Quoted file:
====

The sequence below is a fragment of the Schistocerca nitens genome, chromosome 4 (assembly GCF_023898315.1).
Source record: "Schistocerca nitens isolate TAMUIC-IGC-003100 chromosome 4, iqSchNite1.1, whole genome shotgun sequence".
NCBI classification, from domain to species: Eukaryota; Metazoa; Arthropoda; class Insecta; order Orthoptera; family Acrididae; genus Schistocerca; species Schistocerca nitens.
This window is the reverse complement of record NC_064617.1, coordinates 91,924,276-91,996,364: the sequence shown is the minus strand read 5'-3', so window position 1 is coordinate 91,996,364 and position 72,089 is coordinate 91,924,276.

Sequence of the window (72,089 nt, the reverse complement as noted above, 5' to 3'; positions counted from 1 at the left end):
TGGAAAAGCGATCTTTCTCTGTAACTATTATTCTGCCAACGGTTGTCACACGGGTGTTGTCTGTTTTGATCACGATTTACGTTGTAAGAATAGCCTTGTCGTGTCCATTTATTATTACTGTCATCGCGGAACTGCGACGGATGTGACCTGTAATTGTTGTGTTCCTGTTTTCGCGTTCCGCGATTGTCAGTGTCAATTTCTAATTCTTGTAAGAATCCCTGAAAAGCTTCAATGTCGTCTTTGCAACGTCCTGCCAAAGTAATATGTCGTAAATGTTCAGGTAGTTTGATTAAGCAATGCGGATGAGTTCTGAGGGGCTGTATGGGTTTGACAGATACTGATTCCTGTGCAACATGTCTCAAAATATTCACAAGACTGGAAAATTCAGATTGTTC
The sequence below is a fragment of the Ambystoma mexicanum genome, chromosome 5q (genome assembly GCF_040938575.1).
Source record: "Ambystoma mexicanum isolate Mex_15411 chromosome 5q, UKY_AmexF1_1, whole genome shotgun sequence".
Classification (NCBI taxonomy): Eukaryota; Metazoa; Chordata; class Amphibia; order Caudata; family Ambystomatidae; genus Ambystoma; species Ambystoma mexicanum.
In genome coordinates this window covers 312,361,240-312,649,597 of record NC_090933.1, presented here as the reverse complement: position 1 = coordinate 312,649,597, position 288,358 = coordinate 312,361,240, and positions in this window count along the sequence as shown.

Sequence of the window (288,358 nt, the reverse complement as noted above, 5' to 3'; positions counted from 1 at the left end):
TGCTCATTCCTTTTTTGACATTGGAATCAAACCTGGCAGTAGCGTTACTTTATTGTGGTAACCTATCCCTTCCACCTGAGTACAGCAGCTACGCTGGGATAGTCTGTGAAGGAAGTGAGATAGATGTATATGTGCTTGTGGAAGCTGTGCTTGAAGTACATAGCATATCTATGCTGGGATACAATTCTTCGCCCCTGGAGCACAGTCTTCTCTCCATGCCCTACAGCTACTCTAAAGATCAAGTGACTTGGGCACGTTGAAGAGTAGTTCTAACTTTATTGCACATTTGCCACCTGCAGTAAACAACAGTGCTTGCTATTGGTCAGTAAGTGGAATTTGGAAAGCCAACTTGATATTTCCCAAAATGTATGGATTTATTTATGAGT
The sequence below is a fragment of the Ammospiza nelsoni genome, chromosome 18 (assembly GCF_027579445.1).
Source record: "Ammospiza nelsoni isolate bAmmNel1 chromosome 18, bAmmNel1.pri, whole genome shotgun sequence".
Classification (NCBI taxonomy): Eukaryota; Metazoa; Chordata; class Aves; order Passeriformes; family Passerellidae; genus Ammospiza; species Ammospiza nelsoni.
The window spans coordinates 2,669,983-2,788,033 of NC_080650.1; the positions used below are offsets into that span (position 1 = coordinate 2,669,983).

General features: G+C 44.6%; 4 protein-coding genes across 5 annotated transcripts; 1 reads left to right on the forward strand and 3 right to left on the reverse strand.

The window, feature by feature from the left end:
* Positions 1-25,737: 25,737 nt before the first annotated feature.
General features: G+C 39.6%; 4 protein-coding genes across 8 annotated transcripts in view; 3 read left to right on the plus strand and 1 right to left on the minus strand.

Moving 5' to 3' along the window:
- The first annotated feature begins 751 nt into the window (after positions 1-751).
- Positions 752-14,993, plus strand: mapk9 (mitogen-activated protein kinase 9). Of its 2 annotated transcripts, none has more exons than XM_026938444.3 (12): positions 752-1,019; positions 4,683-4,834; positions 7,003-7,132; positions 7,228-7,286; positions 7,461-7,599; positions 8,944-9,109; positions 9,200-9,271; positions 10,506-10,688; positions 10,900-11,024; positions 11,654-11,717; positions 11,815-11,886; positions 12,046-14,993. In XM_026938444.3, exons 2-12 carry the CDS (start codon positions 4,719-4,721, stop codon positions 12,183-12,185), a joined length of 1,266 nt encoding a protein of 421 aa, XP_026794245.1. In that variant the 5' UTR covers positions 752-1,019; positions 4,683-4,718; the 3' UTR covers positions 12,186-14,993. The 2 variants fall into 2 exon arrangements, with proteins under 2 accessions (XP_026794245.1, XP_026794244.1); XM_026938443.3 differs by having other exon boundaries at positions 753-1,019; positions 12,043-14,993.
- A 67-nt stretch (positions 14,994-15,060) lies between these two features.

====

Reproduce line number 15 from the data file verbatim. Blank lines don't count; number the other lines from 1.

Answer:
Classification (NCBI taxonomy): Eukaryota; Metazoa; Chordata; class Aves; order Passeriformes; family Passerellidae; genus Ammospiza; species Ammospiza nelsoni.